Hey, this is Rick Kaselj from ExercisesForInjuries.com. I wanted to go through a concept of self-traction related to workouts for your lower back.
CLICK HERE to watch BEST Stretch to do Before Your Workout for Your Low Back on YouTube
What traction is, is to put a light stretch on your lower back to decrease the pressure built up in the discs in your lower back.
So what happens is when you go to bed, and you lie on your back, sleep gives your body a chance to recover and what happens with your back is it ends up expanding, and the discs end up expanding, end up being larger in height compared to the end of the day.
The discs compress and get smaller when you get up and start doing things and moving around. And this is especially true if you end up doing activities with higher stress on the back.
For example, if you do a lot of sitting or a lot of driving, sitting and driving puts about 40% more pressure on your back and more pressure on the discs. As these discs get smaller and smaller throughout the day, we can end up decreasing the pressure in the back by elongating those discs, and you can do that by something that I call Self Traction.
How to do Self Traction?
If I am in a gym setting, I can end up using a chin-up bar or a squat rack and what I want to do is I want to end up grabbing the bar above me.
My hands are underneath my shoulders. I am letting myself hang, and the big thing I am focusing on is I am letting my hips drop.
Dropping the hips and looking at getting traction through my back.
I will do that for about 15 seconds if this is your first time doing this. You will end up going light. Because it ends up benefiting 95% of people, but 5% of people it doesn’t work for, and we want to start gently instead of aggressively and irritating things.
Suppose you end up being tight in the shoulders and the mid-back tightness. It might take a bit of tweaking when it comes to the technique to hit that low-back area.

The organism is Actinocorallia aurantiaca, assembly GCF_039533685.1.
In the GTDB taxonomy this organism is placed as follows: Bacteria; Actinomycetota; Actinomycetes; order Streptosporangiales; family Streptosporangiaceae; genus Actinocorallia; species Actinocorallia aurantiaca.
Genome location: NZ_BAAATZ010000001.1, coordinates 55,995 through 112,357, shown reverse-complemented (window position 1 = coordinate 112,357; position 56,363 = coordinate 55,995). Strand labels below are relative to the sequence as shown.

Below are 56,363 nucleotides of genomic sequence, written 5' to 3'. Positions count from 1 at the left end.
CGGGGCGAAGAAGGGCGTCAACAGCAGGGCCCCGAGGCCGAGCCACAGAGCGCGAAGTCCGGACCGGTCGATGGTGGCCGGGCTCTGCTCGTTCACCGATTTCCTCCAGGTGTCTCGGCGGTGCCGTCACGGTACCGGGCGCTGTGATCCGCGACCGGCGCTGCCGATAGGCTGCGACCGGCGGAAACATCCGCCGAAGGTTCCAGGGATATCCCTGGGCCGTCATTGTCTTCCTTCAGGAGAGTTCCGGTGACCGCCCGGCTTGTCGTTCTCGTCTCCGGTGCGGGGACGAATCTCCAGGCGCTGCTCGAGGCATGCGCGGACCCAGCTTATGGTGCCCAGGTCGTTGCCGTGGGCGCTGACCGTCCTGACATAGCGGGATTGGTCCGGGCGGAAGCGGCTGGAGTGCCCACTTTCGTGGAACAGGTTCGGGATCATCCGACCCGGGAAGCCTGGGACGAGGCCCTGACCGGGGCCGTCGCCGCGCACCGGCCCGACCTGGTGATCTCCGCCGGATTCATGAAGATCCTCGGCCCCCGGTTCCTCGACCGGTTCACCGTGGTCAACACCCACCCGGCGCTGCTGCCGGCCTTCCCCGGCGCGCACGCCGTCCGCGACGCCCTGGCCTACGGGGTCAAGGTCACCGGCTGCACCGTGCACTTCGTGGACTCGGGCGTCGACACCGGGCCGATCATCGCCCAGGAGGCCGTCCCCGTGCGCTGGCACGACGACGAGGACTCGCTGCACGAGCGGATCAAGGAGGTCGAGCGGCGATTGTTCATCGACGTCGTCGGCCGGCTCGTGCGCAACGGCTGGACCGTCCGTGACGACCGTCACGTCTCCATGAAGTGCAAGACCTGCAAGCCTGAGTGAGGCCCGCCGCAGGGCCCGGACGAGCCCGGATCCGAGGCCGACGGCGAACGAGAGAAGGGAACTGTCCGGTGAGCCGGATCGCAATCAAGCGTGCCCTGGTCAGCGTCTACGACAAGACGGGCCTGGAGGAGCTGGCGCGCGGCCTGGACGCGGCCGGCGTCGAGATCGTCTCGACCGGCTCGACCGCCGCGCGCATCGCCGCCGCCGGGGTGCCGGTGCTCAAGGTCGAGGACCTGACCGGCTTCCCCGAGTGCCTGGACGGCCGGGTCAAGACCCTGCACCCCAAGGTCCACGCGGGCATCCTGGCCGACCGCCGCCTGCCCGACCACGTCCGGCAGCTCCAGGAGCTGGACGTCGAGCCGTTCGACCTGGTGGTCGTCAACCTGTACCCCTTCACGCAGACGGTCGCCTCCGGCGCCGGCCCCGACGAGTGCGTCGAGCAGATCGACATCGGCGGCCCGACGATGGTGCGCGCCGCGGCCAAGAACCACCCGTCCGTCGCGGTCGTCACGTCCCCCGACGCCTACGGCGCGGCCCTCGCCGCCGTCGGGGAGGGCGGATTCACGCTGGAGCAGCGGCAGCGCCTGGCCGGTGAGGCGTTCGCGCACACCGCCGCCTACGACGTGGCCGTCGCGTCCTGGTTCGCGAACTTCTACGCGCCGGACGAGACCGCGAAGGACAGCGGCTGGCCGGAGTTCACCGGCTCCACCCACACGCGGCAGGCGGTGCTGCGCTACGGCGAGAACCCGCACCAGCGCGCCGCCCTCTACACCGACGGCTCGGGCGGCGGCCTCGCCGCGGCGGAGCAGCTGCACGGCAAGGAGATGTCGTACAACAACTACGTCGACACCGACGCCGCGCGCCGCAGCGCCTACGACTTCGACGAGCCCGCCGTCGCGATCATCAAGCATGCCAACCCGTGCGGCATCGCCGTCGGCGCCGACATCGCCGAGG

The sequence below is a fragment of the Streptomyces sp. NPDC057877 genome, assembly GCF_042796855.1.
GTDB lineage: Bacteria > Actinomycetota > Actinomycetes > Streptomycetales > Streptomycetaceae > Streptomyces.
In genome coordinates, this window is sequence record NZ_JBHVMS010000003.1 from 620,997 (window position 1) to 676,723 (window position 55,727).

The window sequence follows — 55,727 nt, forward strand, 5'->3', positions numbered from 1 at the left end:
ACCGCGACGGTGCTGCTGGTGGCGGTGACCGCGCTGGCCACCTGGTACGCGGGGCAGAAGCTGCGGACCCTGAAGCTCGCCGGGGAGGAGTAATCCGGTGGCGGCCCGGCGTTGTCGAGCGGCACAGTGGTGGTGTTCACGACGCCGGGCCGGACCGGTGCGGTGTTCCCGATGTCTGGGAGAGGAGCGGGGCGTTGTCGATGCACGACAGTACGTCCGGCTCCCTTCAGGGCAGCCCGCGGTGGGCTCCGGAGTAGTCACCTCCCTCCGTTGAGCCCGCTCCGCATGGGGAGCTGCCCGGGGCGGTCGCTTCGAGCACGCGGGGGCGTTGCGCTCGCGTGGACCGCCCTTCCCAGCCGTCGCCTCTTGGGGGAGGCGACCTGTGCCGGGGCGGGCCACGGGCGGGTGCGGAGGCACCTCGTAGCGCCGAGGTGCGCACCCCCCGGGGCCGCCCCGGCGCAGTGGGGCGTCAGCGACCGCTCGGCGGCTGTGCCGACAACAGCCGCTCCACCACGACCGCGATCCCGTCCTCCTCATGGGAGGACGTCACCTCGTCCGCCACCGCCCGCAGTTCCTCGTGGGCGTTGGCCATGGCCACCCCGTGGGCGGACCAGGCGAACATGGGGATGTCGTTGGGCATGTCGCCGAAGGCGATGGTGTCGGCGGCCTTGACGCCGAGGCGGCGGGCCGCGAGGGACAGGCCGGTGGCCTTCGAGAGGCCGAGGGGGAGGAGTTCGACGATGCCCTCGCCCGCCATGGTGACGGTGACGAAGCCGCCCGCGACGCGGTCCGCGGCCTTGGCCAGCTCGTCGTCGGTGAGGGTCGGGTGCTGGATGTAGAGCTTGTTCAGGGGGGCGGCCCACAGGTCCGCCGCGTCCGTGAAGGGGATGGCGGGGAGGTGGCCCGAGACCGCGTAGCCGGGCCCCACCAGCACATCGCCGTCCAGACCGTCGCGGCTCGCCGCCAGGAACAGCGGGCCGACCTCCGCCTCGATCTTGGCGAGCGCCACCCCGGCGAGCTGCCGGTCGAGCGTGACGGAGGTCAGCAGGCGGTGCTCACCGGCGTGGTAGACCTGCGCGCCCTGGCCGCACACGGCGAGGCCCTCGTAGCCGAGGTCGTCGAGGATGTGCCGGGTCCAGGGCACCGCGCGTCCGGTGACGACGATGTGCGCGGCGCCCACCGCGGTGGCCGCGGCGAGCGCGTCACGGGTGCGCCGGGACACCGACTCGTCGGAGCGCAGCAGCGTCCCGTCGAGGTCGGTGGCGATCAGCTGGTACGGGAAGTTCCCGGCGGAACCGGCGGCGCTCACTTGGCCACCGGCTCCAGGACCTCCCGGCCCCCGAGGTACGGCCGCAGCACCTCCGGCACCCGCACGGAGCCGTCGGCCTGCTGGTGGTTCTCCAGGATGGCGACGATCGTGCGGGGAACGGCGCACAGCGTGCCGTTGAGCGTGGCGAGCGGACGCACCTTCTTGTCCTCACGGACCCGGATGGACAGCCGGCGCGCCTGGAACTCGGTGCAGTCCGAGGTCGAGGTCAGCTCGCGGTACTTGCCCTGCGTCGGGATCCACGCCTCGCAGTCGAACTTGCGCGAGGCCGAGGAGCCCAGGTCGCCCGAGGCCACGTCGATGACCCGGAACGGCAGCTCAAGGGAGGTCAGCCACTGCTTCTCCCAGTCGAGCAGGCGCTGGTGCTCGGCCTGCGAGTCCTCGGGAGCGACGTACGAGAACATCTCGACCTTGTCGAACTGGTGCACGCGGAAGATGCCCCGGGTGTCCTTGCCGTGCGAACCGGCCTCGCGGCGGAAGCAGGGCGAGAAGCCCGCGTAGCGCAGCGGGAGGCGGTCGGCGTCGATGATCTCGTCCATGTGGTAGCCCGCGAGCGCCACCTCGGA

I will end up doing another repetition, hands directly underneath my shoulders.
I am focusing on dropping those hips and letting those hips drop.
And then, I want to do a self-test to see how my back feels.
Does that make my back feel better? Is there no change, or does it ends up making it worse?
Doing the Technique Right way.
You can check to see if you have done the technique correctly. See if you have gone too aggressively; make sure you have done the technique right. If there is no difference, it’s not better or worse. Suppose you feel better like it makes my back feel better. I want to build on the good, and I want to build on my back feeling better.
This would end up doing another repetition, and then I get more comfortable as I do more repetitions. I can isolate more in that back area because a lot of times, the first rep might focus more on the shoulder, a second rep might be a little bit more mid-back, and finally, in the third repetition, I can target and hit the low back a lot better, and for me, that ends up feeling better. My back feels looser, and my back feels happier.
Give that a go if you have a stiff and achy back. If you end up doing a lot of driving or you end up doing a lot of sitting, try the Self Traction. Especially if you work in a gym, you can use a squat rack or a pull-up bar and hang from the pull-up bar or the squat rack and stretch out your lower back.
This is Rick Kaselj Signing Off
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